Letters and memoranda received from field censorship stations reporting additions, changes of address, and differences in spelling of watchlisted names on the basis of traffic examined or of information in their possession; memoranda relating to telephonic instructions received from the Federal Bureau of Investigation correcting names and addresses of subjects watchlisted at the Bureau's request; and mimeographed form requests by  Censorship's Technical Operations Division to add, delete, or change names placed on the Watch List at their behest. Arranged in three parts, as described above, each part arranged chronologically. Box 57 Proclaimed List Cloak File June 1943-June 1945 (Entry UD 17)

Correspondence and memoranda relating to aliases and addresses used as cloaks by persons and firms listed on the Proclaimed List of Certain Blocked Nationals in order to obtain mail or goods in circumvention of censorship and Government regulations, and to procedures for the control of cloaks. Arranged chronologically. Box 58

Correspondence Relating to Local Watchlisting January 23, 1943-August 13, 1945 (Entry UD 18)

Letters received and copies of letters sent, with related materials such as memoranda and teletypes, relating to requests by Government agencies and branches of Censorship to place certain names on Local Watch Lists at those stations where their mail was most likely to be intercepted. Arranged chronologically. Box 58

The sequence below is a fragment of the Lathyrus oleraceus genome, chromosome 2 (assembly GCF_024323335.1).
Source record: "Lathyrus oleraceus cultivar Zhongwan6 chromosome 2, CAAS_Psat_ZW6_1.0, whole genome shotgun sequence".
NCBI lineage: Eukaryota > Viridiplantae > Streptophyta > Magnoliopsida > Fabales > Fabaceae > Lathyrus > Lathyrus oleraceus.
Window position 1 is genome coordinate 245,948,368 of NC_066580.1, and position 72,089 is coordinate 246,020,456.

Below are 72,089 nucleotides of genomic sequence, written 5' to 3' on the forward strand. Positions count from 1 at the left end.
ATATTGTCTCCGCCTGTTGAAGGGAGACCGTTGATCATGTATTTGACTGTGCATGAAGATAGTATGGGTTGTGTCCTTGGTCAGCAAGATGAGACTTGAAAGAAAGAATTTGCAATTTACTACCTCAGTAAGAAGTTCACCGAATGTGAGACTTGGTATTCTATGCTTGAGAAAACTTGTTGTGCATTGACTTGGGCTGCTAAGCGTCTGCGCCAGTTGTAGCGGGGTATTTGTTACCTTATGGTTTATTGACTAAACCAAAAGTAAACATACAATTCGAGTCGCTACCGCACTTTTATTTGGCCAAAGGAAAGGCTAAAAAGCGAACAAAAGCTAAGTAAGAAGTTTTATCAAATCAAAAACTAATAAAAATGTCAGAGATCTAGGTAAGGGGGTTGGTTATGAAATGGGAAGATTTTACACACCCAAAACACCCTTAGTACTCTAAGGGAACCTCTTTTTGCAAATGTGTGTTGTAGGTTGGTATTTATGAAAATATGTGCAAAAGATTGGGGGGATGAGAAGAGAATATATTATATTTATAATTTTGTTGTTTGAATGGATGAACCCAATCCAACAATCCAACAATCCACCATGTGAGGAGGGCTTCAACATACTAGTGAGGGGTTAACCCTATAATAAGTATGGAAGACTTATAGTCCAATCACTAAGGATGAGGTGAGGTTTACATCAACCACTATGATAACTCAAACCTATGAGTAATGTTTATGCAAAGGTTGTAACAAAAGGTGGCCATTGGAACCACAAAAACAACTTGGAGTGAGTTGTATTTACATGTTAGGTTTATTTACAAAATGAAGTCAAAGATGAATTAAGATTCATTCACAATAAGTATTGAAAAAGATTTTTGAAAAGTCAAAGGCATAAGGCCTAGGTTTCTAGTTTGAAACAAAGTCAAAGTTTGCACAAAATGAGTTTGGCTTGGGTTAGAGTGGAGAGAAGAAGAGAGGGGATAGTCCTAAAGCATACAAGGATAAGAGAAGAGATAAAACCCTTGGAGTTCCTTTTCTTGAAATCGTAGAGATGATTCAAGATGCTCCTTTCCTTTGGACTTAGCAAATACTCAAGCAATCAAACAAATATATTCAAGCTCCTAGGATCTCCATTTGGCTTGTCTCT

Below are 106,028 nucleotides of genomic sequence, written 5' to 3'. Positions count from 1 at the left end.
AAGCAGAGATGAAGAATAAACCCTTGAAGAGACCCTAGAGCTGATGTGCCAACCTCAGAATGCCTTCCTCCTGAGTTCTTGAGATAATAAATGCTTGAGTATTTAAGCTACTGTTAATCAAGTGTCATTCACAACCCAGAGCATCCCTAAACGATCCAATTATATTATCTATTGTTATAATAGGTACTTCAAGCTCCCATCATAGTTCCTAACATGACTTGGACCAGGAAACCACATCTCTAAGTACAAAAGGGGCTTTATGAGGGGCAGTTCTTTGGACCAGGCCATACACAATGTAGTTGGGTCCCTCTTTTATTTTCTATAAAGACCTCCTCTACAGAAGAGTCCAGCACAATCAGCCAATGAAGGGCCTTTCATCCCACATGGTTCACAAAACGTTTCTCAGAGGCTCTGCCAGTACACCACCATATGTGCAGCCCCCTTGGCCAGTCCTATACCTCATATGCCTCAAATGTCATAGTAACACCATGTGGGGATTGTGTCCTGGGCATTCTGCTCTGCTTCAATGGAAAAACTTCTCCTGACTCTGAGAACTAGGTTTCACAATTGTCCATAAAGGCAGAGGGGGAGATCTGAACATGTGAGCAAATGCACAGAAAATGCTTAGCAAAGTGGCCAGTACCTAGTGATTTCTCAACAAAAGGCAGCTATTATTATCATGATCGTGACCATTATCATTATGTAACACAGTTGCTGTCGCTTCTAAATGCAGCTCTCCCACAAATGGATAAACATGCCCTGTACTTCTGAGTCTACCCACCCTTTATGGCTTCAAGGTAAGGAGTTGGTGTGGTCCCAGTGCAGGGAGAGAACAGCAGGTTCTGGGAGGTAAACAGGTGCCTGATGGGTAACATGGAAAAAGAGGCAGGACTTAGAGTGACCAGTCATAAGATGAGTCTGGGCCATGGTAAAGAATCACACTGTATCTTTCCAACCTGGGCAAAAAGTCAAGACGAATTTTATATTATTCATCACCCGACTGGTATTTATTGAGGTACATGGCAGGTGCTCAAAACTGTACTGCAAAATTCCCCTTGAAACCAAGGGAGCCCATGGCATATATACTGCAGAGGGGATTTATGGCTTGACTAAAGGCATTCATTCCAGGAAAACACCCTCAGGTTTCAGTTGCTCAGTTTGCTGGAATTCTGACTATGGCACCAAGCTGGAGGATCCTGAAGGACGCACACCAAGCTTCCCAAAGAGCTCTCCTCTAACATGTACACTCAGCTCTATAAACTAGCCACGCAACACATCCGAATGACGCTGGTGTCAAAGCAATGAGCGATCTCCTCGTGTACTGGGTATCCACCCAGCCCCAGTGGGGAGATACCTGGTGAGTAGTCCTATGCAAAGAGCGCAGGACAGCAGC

Miscellaneous Watch List Correspondence April 14, 1944-August 17, 1945 (Entry UD 20)

Correspondence and memoranda received and copies of correspondence and memoranda sent relating to the allocation of submission slips to British Censorship, a comparison of the U.S. Confidential List with the British Black List, the routing of      submissions, and the preparation of Special Watch Instructions. Arranged chronologically. Box 58

Card Index To the Watch List 1942-1945 (Entry UD 22)

Cards 4 x 6 inches, maintained for all names appearing on the official Watch List, showing name and address, any aliases, date of watchlisting request, name of requesting agency, code classification, any Special Watch Instructions issued on the name, and date of deletion. Arranged in two parts, Active File and Deleted File, thereunder alphabetically by name of subject watched. Boxes 1-19
Records of the Postal Division

War Department Censorship Files June 1941-March 1942 (Entry 19)

Records of the Information Control Branch of the Military Intelligence Division relating to the planning, organization, and early operations of postal censorship at headquarters and in the military departments and corps areas under the direction of Army officers. The records (War Department File MID 000.73) are mainly for the period from June 1941, when active War Department preparation for postal censorship began, until March 1942, when the administration of postal censorship was transferred to the Office of Censorship. The records consists of correspondence, memoranda, reports, and related materials, and pertain to all aspects of postal censorship, including the handling of privileged mail and "Watch- list" communications and the exchange of intercepted information with British Imperial Censorship. Arranged by subject and by department and corps area. Boxes 1291-1307